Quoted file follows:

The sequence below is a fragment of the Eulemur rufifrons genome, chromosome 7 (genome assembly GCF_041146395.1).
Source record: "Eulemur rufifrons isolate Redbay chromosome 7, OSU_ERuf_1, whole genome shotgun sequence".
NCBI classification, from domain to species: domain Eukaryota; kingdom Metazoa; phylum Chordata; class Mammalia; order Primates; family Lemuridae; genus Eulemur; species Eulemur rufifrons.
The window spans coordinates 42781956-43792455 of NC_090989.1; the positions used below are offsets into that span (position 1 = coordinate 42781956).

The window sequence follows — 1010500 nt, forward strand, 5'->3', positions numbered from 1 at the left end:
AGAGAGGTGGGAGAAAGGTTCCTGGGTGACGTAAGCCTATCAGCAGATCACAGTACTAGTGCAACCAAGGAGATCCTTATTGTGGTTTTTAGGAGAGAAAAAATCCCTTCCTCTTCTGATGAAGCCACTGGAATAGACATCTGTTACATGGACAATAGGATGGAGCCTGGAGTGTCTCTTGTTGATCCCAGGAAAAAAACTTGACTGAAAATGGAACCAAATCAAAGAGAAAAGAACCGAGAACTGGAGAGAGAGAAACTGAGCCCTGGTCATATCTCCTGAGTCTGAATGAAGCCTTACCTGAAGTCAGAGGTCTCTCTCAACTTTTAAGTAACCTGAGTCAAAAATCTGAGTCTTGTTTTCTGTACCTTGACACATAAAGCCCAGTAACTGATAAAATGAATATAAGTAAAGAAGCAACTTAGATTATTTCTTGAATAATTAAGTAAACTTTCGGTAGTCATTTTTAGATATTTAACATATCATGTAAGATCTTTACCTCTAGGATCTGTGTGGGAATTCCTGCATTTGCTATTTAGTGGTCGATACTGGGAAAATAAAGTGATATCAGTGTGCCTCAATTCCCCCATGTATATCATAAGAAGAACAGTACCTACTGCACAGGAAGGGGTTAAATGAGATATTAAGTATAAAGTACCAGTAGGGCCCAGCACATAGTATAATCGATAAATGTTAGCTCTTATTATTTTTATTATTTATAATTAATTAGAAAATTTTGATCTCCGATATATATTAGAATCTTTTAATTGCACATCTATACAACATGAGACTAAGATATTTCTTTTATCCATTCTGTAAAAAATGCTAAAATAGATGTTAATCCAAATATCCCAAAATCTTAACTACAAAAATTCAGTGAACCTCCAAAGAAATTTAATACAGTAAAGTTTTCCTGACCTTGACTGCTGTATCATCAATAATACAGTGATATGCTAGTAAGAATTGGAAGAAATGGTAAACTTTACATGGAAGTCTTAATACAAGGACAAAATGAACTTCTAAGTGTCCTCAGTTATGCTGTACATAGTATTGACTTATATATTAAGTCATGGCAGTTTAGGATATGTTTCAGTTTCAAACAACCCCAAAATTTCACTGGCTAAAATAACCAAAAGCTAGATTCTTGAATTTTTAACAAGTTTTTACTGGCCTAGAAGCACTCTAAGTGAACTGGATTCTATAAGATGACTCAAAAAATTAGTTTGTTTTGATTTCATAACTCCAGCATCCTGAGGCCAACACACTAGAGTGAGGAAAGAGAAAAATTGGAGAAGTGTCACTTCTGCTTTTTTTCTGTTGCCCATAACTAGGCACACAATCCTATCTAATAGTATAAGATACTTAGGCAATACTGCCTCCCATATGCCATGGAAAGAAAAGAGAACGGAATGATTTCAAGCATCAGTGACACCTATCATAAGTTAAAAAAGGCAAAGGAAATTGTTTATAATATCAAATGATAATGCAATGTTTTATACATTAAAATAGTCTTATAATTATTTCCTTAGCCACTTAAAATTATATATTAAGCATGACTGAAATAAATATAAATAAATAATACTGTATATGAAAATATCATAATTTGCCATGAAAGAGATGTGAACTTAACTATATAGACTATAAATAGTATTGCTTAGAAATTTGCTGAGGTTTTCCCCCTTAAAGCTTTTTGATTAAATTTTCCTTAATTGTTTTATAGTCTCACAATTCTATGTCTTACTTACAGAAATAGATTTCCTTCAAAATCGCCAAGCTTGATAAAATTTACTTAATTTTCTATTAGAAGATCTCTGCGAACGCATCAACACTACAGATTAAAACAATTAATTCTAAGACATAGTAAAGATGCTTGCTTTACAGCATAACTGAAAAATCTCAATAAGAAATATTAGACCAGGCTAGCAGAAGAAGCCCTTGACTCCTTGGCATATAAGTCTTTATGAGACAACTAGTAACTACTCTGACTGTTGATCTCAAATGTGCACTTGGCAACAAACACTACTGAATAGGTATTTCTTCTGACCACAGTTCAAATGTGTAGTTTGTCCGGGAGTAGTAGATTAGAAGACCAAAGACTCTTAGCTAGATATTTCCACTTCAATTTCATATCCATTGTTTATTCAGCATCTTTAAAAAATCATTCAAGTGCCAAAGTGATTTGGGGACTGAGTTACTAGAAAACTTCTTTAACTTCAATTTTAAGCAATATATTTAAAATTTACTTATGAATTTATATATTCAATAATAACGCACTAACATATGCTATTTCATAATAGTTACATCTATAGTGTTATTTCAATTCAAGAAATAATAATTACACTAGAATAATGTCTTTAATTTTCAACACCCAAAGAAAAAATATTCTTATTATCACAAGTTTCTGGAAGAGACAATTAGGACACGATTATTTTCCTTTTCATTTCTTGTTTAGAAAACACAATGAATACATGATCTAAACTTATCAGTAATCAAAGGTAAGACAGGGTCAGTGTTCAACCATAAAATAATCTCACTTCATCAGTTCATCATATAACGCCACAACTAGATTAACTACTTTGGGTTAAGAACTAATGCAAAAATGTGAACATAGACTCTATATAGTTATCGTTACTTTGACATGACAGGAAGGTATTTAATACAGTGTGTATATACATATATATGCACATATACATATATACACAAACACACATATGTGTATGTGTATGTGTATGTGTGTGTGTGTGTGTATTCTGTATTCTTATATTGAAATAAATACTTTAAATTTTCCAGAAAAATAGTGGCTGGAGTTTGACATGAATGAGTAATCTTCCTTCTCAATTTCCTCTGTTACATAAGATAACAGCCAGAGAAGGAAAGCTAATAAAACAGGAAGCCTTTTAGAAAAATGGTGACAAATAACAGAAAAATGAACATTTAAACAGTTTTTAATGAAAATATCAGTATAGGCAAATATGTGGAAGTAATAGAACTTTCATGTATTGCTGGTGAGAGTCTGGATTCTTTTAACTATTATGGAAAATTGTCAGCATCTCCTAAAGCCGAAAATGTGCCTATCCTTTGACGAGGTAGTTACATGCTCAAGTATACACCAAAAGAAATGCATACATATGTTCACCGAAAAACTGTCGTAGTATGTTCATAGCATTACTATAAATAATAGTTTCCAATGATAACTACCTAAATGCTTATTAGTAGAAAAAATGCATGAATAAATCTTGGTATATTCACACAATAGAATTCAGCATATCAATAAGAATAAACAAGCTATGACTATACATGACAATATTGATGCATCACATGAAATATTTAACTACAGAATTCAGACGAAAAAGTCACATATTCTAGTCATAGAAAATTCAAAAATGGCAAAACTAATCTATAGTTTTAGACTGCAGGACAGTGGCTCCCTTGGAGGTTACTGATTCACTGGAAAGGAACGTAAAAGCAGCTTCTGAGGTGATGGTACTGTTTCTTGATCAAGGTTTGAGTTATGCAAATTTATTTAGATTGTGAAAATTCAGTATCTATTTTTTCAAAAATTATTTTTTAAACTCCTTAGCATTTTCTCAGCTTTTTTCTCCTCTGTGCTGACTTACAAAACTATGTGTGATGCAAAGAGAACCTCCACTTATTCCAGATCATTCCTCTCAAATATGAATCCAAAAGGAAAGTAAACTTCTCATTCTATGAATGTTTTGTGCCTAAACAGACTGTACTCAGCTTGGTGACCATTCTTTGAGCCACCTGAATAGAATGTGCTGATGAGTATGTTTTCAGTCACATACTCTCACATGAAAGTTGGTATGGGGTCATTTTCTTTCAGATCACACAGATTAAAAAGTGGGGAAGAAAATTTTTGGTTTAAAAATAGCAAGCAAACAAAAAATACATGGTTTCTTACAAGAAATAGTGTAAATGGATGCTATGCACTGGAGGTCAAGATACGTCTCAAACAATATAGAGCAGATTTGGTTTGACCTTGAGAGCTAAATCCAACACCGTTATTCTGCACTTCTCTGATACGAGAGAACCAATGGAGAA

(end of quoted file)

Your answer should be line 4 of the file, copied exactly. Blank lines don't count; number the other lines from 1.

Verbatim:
The window spans coordinates 42781956-43792455 of NC_090989.1; the positions used below are offsets into that span (position 1 = coordinate 42781956).